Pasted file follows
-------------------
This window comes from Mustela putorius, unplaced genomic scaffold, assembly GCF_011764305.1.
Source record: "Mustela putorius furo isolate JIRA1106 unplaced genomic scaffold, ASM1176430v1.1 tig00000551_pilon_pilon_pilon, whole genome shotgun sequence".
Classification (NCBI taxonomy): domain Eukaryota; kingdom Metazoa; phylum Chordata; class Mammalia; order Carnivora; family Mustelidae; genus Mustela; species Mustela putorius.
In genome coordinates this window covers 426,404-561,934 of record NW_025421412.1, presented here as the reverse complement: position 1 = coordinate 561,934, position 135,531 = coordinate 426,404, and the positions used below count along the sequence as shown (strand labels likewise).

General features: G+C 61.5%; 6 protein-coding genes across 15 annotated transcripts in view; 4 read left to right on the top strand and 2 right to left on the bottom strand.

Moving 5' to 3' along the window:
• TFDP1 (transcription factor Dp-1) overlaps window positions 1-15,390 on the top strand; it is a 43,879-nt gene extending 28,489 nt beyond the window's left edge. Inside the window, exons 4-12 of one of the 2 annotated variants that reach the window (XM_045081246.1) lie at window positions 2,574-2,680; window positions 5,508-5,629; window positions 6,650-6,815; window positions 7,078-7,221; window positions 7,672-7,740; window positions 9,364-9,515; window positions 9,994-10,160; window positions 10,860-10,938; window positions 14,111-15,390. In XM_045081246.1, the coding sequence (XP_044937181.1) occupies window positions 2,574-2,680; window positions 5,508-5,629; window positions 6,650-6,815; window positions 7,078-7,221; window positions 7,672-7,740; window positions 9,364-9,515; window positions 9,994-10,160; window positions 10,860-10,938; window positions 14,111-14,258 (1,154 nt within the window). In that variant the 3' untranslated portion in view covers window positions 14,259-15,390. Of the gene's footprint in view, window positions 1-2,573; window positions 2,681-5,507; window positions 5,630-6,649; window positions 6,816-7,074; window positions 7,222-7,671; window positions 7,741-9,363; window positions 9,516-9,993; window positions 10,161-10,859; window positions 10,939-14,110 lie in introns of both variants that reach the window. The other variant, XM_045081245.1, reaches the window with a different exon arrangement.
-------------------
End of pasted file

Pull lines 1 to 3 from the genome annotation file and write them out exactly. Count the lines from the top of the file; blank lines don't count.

This window comes from Mustela putorius, unplaced genomic scaffold, assembly GCF_011764305.1.
Source record: "Mustela putorius furo isolate JIRA1106 unplaced genomic scaffold, ASM1176430v1.1 tig00000551_pilon_pilon_pilon, whole genome shotgun sequence".
Classification (NCBI taxonomy): domain Eukaryota; kingdom Metazoa; phylum Chordata; class Mammalia; order Carnivora; family Mustelidae; genus Mustela; species Mustela putorius.